FolkWorld article by The Mollis: WIN CDs of Ambrozijn

Ambrozijn's Ambitions for
Flemish Folk

One of the greatest new Belgian Folk Bands


Ambrozijn, press photo A highly professional CD with highest quality Belgian music - something that catches directly the interest of FolkWorld. Up to now, you would not often hear anything in Germany of the folk music of our Flemish neighbours. Ambrozijn - whose CD was No. 4 in the FolkWorld Charts 1998 - were simply a 'Must' for an online interview, to find out more about the current scene over there.

The Ambrozijn CD - along with the two other new releases on the Wildboar Label, of the Girl Trio LAS and the instrumental band FLUXUS - with their exciting Flemish music and professional look of the CD suggest that native folk music must have quite a positive image in Belgium - or is the Wildboar label just one positive exception? "It was very calm here in Belgium on the folkscene", explains Ambrozijn's violin player Wouter Vandenabeele, "until 3 or 4 young bands started and had some success: LAS, FLUXUS and AMBROZIJN. Erwin (Libbrecht) started a new label (Wildboar) with these bands; and he wanted a modern lay-out of the CDs. Before that, Belgian folk label were mostly old-fashioned." This new approach to the folk music marketing prooves as a success; Wildboar and its recordings had a lot of response in the national radio and TV.

Ambrozijn started in 1996 after jamming a lot in pubs in Ghent (Belgium).The first concert in January 1997 was a succes, after that Ambrozijn were invited for the big Dranouter festival in 1997. This lead also to their label deal with Wildboar.

Ambrozijn, press photo What Ambrozijn play is "based on Flemish traditional music (old dances and songs), but with a lot of own compositions in Flemish style, with many influences of music from Ireland and France as well as of rock, jazz and ethnical music". And in a similar way as "ambrozijn", that is the Dutch name of the drink that turned the gods in Greek mythology immortal - the lads want to make the old traditional melodies immortal by blowing the dust off them: this means not just playing the tunes and dances but experimenting with them in order to distil a fresh new sound. They try to find a balance between their own Flemish roots and international, ethnic melodies and lyrics, which results in a surprising and attractive harmony. They have now introduced more and more of their own compositions.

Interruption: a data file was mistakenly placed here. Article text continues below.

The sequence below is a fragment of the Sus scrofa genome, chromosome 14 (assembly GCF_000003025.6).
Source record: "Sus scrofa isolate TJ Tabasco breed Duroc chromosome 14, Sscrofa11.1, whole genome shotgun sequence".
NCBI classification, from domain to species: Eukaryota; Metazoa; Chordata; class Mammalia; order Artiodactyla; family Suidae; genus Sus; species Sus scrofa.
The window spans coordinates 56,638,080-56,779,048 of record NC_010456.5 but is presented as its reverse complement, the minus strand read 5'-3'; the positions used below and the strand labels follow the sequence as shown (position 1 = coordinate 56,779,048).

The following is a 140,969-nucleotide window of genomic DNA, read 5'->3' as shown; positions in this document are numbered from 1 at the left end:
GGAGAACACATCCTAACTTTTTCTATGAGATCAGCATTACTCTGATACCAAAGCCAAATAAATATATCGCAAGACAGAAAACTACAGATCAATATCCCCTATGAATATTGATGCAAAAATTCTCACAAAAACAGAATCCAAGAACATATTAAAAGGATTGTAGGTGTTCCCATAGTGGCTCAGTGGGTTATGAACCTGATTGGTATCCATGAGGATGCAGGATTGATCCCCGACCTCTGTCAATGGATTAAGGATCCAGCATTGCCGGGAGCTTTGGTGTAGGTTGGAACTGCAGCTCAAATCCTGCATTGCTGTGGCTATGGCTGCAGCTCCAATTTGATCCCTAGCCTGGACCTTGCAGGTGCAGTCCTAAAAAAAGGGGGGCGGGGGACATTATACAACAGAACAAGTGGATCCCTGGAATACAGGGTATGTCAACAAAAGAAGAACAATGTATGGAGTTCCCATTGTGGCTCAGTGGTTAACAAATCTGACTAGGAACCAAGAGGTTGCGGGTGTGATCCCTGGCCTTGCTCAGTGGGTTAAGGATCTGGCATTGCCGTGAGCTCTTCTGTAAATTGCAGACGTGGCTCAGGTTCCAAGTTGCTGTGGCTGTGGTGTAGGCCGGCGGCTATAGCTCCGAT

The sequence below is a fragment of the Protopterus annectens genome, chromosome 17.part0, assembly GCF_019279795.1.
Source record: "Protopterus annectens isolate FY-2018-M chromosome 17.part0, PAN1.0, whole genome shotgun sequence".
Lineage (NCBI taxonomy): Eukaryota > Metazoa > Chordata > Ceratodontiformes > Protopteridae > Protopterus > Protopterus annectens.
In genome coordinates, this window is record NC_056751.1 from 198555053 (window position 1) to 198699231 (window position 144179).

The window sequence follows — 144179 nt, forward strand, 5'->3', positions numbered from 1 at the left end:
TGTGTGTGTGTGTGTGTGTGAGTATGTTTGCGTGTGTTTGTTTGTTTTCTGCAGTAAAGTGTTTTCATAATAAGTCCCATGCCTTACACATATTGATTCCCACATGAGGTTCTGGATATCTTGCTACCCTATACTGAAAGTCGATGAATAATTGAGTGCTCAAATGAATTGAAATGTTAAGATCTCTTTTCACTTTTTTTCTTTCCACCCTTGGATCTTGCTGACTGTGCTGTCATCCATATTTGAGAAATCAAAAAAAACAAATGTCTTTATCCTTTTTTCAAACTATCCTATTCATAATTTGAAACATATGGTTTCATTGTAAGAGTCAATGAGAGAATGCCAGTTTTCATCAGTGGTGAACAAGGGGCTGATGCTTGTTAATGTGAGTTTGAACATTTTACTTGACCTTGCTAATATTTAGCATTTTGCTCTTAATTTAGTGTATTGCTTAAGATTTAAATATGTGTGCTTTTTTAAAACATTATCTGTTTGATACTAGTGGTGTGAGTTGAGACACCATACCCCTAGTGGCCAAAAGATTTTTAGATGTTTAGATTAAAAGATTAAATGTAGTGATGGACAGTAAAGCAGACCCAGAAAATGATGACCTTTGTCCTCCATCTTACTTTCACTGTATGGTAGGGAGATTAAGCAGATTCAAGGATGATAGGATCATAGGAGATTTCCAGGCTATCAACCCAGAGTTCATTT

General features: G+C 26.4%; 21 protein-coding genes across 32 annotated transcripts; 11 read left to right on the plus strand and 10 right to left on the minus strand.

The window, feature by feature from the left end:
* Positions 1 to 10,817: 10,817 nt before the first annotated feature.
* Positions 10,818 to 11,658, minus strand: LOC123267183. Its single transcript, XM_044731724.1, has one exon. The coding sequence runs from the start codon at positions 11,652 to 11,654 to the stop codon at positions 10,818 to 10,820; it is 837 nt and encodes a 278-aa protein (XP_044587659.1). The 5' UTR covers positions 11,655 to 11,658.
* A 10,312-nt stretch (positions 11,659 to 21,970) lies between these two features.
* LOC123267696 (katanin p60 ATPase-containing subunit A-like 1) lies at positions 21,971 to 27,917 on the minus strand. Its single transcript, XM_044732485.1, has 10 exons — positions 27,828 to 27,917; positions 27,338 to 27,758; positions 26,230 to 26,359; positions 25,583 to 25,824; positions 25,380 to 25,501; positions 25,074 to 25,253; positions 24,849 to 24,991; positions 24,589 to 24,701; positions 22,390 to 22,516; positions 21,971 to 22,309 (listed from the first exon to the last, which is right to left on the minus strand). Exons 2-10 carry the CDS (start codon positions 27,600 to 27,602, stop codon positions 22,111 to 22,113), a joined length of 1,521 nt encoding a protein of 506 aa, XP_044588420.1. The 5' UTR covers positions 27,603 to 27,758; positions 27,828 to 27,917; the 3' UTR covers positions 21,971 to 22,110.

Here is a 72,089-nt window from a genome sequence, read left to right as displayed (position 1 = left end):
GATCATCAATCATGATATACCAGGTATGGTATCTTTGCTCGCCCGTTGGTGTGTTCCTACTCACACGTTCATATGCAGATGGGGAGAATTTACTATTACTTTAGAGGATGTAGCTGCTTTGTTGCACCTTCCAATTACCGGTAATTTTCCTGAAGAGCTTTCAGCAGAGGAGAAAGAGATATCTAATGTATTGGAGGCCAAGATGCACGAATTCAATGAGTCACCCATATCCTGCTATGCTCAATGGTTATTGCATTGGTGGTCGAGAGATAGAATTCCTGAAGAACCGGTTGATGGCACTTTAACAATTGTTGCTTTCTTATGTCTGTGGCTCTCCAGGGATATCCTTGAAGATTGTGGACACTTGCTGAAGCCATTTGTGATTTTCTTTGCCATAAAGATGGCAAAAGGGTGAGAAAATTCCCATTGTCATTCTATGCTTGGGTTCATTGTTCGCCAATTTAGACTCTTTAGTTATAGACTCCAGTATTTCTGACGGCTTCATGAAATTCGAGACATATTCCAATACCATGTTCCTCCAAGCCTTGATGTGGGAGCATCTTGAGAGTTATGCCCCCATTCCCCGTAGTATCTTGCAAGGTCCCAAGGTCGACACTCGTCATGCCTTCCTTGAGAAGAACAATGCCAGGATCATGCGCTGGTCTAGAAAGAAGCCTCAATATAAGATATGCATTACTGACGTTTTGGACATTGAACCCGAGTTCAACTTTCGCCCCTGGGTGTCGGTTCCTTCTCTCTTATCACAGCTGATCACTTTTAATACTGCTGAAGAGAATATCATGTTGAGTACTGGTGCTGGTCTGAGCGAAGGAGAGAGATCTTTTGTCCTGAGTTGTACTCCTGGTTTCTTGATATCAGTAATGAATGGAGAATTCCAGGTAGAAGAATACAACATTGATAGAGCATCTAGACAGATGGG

Although all the musicians of Ambrozijn have no real traditional family backgorund, all have grown up with some of the songs that are today part of Ambrozijn's programme and of the repertoire in their cd. "We learned them in school (e.g.: 'vier weverkens'), but we made with Ambrozijn a completely different version of it - the young people like that a lot."

Ambrozijn sing both in Flemish and French, although their focus lies on Flemish music. "We don't seperate the cultures that much; our music is more international. Belgium was conquered by a lot of people (French, Austria,..), and now there are a lot of immigrants (Turks,..), and that makes the music here very interesting. Many folk bands have influences of all those different cultures, and we like that a lot. We like the living tradition of folkmusic that changes every day."

Ambrozijn, press photo Still, the folk music scenes of the Wallonian/French-spoken and Flemish parts of the country are more seperate. "But a wonderful folk-workshop in Wallonie (NEUFCHATEAU) brings both scenes together (also, the band Pantha Rei has Flemish and Wallonian musicians). With the music of the old folkies in the Wallonian and Flemish scenes, it's a bit different; but the young musicians are bringing both scenes more and more together." Ambrozijn has played already a lot in Wallonie, too.